Page last updated at 18:52 GMT, Wednesday, 12 November 2008

Car bombs trial: the key points

By Marie Jackson
BBC News

Dr Abdulla and Kafeel Ahmed
Dr Abdulla and Kafeel Ahmed checked into a hotel in East London

A doctor accused of taking part in car bomb attacks in London and at Glasgow Airport last summer has been giving evidence at Woolwich Crown Court.

Bilal Abdulla denies conspiracy to murder and to cause explosions. Here are some of the key points from the day in court:


Dr Abdulla, who has Iraqi and UK dual nationality, told jurors how the war in Iraq had made him increasingly bitter about the US and UK governments.

He said by 2004 at least 15 of his family and friends had been killed.

"Every single person in my family had a story," he said.

After a visit to Baghdad, where he witnessed the devastation and saw "bullet holes in every door", he and his friend began discussing what action they could take, he said.

I am not trained to be a fighter, I am trained to be a doctor
Dr Bilal Abdulla

"I wanted the public to have a taste of what the decisions their democratically elected murderers did to my people."

His friend, Kafeel Ahmed, suggested setting off a device that "looked professional but would not kill people", he said.

It was, he said, intended to give the public "a taste of fear".

Throughout his evidence, he stressed he was not a man of violence.

"I am not trained to be a fighter, I am trained to be a doctor," he said.


Gas canister and nails left in car
Car bomb: A gas canister and nails

Dr Abdulla told the court the idea for a car bomb was hatched by his friend Kafeel Ahmed, an engineer from India, during an online conversation.

The thinking behind it, he said, was KISS - Keep It Simple and Stupid - easy to do, not costly and something that will not kill people.

He told jurors: "The plan, in essence, Kafeel will use cars that will have petrol canisters at the back of the car and he will use mobile phones to ignite that petrol and the cars will burn."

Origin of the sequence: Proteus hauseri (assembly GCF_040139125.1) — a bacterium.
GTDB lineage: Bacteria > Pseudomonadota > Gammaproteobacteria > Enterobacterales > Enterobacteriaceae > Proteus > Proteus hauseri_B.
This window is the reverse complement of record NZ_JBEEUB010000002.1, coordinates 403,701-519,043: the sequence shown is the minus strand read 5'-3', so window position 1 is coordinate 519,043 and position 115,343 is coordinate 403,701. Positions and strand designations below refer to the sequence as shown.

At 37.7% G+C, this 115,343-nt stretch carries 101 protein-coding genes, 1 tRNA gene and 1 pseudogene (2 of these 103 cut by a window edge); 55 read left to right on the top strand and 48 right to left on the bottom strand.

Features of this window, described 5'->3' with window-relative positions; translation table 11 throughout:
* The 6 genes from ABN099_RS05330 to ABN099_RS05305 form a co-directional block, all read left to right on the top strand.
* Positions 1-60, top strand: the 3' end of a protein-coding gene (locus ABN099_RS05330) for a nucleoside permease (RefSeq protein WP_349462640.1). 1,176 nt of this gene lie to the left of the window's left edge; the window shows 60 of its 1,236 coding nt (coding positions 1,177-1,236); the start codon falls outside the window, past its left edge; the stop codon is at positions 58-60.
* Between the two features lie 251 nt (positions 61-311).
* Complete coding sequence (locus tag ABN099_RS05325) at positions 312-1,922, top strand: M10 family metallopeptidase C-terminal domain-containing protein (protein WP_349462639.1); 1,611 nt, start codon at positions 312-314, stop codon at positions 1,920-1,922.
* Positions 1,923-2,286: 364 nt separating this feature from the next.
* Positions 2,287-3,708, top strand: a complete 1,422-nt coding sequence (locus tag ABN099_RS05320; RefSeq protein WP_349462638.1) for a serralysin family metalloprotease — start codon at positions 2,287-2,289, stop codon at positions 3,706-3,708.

Dr Abdulla outlined how preparations were shared out - Kafeel Ahmed dealt with the mechanics and logistics, including making false IDs and driving licences, while he would take care of finances.

Dr Abdulla said he was working full time, so any help was restricted to the weekends when he would buy mobile phones and SIM cards and rent cars and a house with a garage.

A reconnaissance of London was carried out on an open-top bus. The pair were looking for a suitable spot to carry out their project.

Their list of options included 10 Downing Street, Buckingham Palace and the Houses of Parliament, but they concluded they needed somewhere they could park at night, Mr Abdulla said.

He added they had planned to carry out their project on the day Gordon Brown took over as Labour leader from Tony Blair, but there were still some minor details to iron out so it was postponed for a week.


It was a 13-hour journey from Renfrewshire to London travelling in separate cars in convoy with many stops along the way, Dr Abdulla said.

The last stop was just off the Edgware Road, where the pair splashed petrol over the duvets covering the devices in the back, he said.

Dr Abdulla's next stop was outside Tiger Tiger nightclub in the West End, which had not been pre-arranged, he told the court.

For the next six minutes he tried to prepare the device, all the time checking to see if anyone was watching him and worrying he may be arrested, he said.

He then ran across the road before calling the mobile phone in the car that was to act as the trigger, jurors were told.

"I called it a first time, and I called it a second time and my mobile was ringing again. I knew it did not burn," he said.

He went on to describe his disappointment followed by fear as it dawned on him there were clues left in the vehicle.

Phones and electronic parts had all been bought in Dr Abdulla's name on his credit card, the court heard.


Dr Abdulla said the pair spent the night in a London hotel but by the following morning he knew he had to leave the country.

"I'm the person who will be caught first. I did not follow the instructions to cover my face when I got out of the car. My face is on CCTV and everything is in my name.

"It will be a short while before they recognise our faces," he added.

The trial continues.

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